Kim Jong-un wraps up China visit; hails 'unity' with Beijing
Kim Jong-un wrapped up today his third visit to China this year, declaring North Korea's unstinting "friendship" with Beijing a show of loyalty to his main ally following a landmark summit with US President Donald Trump. The two-day visit was designed to reassure Beijing that Pyongyang will not neglect its interests as Trump and the young autocrat move into uncharted diplomatic terrain. Here's more.
Beijing concerned of Pyongyang, Washington getting closer
Analysts say Kim is seeking to play US and Chinese interests off each other while maintaining good relations with Beijing. China and the US both hope to see the Korean peninsula free of nuclear weapons, but Beijing is concerned Washington and Pyongyang might move closer at its expense, a possibility that China sees as threatening to its economic and security interests in the region.
Repairing strained ties
The Cold War-era allies, China and North Korea, which fought side-by-side against US-led UN forces and South Korea in the 1950-1953 Korean War, have sought to repair ties strained by Pyongyang's nuclear tests and Beijing's support of subsequent UN sanctions.
Kim thanks China for help and support for Singapore summit
Kim thanked China for "positive and sincere support and good help for the successful" summit with Trump, according to North Korea's official KCNA news agency. The North Korean leader, who was greeted by a military honor guard and cheering children at the Great Hall of the People Tuesday, said he valued the "recently strengthened strategic cooperation" between the two countries.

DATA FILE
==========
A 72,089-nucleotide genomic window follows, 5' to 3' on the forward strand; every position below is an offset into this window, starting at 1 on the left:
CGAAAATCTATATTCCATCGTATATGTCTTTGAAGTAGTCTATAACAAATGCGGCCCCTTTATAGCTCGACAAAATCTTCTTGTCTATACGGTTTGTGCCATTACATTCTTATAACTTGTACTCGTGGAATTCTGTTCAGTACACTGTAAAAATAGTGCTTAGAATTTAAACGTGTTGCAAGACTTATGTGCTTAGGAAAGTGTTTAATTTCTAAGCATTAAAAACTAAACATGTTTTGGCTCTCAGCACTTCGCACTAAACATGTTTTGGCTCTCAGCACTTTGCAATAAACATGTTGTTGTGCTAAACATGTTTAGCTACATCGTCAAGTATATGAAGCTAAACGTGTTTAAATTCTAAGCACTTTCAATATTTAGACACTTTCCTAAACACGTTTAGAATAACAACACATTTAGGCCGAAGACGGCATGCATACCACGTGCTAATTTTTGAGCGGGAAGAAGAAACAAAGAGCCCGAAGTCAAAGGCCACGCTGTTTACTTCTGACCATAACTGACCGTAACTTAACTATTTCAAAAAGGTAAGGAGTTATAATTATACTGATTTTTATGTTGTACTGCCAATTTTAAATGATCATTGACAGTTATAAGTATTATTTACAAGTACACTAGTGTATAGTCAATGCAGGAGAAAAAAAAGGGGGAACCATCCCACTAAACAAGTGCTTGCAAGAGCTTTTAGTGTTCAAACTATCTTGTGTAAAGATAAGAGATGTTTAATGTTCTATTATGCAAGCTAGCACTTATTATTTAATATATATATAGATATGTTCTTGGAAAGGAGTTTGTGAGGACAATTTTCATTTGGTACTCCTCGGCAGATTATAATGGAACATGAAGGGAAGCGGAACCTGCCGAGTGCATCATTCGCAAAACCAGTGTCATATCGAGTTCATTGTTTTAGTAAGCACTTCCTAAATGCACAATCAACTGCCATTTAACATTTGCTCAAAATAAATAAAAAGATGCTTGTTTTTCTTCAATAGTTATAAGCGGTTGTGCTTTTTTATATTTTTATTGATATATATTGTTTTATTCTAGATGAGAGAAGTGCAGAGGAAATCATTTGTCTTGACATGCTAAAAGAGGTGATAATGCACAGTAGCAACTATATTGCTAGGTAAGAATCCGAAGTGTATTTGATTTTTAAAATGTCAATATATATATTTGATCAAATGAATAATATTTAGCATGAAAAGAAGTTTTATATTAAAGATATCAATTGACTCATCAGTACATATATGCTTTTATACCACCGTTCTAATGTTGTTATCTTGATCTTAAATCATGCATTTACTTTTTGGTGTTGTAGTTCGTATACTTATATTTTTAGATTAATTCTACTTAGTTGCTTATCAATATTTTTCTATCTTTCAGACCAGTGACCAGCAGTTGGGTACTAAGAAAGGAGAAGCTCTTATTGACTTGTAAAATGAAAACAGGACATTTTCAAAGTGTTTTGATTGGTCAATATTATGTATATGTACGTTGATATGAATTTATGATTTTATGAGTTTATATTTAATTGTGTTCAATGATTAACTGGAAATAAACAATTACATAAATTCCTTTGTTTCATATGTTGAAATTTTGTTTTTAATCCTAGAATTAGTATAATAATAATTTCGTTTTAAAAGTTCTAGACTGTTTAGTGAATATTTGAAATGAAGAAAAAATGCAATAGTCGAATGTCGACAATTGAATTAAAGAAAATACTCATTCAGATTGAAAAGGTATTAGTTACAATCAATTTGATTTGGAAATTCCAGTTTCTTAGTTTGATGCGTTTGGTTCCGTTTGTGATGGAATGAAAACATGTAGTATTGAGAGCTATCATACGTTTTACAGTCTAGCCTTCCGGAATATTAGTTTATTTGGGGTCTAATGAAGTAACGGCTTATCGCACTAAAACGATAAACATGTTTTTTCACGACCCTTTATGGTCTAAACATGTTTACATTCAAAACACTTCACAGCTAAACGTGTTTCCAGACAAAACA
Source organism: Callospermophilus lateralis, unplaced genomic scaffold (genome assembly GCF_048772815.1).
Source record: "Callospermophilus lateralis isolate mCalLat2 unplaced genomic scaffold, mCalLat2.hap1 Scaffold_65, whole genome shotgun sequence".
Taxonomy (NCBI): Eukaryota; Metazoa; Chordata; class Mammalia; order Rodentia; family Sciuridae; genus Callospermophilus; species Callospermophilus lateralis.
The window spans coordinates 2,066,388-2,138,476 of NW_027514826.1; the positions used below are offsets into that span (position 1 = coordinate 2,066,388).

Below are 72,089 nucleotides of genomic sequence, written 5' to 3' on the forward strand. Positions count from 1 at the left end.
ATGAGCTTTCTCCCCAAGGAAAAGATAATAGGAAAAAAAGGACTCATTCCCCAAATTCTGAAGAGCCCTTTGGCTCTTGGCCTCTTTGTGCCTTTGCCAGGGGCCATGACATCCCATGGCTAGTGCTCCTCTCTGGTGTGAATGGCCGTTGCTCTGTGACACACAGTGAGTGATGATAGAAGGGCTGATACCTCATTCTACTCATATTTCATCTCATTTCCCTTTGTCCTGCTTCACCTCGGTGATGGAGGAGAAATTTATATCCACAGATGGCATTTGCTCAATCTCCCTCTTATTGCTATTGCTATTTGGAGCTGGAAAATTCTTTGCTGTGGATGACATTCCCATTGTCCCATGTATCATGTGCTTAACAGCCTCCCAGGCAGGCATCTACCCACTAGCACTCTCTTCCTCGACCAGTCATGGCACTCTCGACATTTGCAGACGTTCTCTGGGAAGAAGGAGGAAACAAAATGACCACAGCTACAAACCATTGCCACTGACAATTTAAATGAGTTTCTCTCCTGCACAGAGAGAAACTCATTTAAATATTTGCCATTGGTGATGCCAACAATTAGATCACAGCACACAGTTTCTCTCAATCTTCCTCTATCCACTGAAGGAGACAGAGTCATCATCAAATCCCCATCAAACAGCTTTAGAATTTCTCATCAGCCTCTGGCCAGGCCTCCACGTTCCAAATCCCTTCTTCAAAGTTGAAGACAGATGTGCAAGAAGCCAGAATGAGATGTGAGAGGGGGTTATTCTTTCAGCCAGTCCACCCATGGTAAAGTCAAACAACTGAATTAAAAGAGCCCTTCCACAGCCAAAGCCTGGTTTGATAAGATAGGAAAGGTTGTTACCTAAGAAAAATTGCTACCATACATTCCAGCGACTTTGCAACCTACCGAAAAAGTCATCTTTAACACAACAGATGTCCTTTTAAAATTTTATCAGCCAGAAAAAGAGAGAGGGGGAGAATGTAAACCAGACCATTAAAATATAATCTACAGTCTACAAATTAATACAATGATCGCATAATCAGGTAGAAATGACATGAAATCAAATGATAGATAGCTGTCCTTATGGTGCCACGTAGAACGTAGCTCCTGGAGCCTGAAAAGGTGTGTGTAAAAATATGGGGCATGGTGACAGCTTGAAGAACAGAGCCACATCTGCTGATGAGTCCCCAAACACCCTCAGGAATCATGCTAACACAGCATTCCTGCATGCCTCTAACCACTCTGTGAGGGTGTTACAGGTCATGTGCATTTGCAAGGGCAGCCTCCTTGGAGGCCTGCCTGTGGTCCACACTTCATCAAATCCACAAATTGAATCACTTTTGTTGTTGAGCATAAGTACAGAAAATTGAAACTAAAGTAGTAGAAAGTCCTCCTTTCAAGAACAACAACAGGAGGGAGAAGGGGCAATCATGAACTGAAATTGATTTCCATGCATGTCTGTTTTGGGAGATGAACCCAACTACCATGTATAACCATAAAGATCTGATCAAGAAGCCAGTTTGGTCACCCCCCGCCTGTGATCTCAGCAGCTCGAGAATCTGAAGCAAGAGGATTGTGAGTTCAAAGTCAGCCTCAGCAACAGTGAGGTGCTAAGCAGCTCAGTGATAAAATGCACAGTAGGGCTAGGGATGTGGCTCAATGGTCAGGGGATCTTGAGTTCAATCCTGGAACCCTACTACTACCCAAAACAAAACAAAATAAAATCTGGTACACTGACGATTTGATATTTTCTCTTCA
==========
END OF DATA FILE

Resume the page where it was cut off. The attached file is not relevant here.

Beijing would continue playing a 'constructive role' in nuclear-diplomacy: Xi
Xi told Kim that China "speaks highly" of his summit with Trump and he urged Washington and Pyongyang to implement their agreement struck in Singapore. Xi vowed that Beijing would continue to play a "constructive role" in the nuclear diplomacy. The official media of both countries didn't say whether Kim and Xi discussed the prospect of easing UN sanctions that crippled North Korea's economy.
N-Korea important as Beijing faces trade war with US: Analyst
Shin Beom-Chul, a senior fellow at Seoul-based Asan Institute for Policy Studies, said Kim and Xi likely seek "common-ground" following the Singapore summit. Shin said N-Korea can serve as "an important-card" for China as Beijing faces a potential trade war with America. N-Korean officials also visited China recently to learn about its economic reforms, another sign of Pyongyang's reliance on Beijing for economic well-being.